We have some very exciting news to share with you. Earlier this year, with great encouragement from our clients, we launched bbg65Plus.
Thinking about Medicare can be truly daunting. For years our clients have leaned on our knowledge, experience, and hallmark customer service for guidance on what to do and where to start when it comes to all things Medicare.
Now you can also turn to us to find the right coverage. We provide the full range of:
- Medicare Advantage Plans,
- Medicare Supplemental or Medigap Plans, and
- Prescription Drug Plans
We match each person with the plan that’s right for them. And, we simplify the enrollment process making the transition to Medicare smooth and pain-free.
The age 65 and over demographic represents the fastest-growing segment of the U.S. workforce. Today, Medicare plays a much more significant role in the workplace.
Successfully transitioning to Medicare is a big deal that can also be a big cost and coverage win when done the right way. We can help.
Our goal centers on providing Medicare Peace of Mind. We remove the mystery and help you make the right decision about your Medicare coverage.
In launching bbg65Plus, we’re excited to serve the needs of our business clients as well as the Medicare needs of our families, friends, colleagues, and neighbors in the communities where we live and work.
So, for anyone needing assistance and hoping to experience Medicare Peace of Mind, please contact us. We’d love to help.
And, of course, we’d be very grateful if you’d help us spread the word.
(e) 65Plus@bbginc.net; (p) 866.845.8600 x130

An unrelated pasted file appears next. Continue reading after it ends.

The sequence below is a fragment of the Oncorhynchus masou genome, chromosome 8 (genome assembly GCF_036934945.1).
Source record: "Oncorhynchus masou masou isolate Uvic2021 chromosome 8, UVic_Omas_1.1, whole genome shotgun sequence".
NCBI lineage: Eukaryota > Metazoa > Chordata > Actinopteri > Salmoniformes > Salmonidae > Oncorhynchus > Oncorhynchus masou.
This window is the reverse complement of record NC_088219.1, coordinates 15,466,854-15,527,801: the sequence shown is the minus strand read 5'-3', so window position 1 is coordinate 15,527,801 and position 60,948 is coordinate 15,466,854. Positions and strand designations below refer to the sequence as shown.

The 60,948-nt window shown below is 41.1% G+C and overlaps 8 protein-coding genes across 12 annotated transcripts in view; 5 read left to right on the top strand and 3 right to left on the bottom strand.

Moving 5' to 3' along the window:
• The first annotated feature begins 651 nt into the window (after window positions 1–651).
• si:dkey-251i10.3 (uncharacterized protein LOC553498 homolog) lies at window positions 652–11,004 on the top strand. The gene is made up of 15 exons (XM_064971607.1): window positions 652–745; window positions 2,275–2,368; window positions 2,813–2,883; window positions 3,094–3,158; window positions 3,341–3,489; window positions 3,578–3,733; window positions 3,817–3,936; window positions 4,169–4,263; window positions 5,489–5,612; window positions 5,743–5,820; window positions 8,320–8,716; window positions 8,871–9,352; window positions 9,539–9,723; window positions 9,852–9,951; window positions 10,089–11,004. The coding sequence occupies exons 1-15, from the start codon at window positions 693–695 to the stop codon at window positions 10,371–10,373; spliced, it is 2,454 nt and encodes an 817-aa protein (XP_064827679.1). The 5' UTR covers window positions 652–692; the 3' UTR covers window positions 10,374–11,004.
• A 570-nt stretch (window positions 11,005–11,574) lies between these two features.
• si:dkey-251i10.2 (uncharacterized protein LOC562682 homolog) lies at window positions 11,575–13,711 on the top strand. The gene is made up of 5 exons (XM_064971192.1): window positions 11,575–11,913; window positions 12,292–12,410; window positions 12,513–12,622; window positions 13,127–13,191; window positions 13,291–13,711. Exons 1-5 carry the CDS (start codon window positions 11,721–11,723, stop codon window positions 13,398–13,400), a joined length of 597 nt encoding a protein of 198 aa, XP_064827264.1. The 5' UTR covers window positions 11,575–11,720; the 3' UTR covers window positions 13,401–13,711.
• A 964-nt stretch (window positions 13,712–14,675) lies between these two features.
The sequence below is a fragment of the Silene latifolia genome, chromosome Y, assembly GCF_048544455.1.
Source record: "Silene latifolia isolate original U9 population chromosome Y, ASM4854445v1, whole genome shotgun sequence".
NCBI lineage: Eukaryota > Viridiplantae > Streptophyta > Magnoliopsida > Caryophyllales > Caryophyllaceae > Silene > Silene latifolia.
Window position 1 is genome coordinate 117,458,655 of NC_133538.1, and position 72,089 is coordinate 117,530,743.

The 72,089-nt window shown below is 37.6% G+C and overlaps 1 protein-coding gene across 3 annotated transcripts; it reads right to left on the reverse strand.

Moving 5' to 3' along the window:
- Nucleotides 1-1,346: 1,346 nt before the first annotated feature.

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- Tom Barrett
- July 18, 2019
- confusion, cost, coverage, employees, employers, federal, health plans, healthcare, HHS, insurance, medical, medicare, open enrollment
- 0 Comments
A study of spending on 12.5 million diagnostics tests by UnitedHealthcare once again revealed substantial variation in the prices patients pay for common diagnostic tests. The seven groups of common diagnostic tests included echocardiograms, mammograms and ultrasounds.
The price range for an echocardiogram — $210 to $1,830 – typifies and illustrates the wide variation in the price for common diagnostic tests. And, according to the report, the higher prices did not correspond to improved patient outcomes or to the quality of the provider.
So Why Do We Pay More?
“A more likely reason is that health care providers generally are incentivized to use their market power to increase prices, often resulting in overpriced services,” per the report.
A copy of the report can be found here.
We’ll write more in upcoming Two Minute Drill articles about what you can do to avoid the higher prices. You’ll learn how BBG paves the way for our clients via our SharedFunding program. They consistently experience lower costs without sacrificing quality of care.
“A more likely reason is that health care providers generally are incentivized to use their market power to increase prices, often resulting in overpriced services,”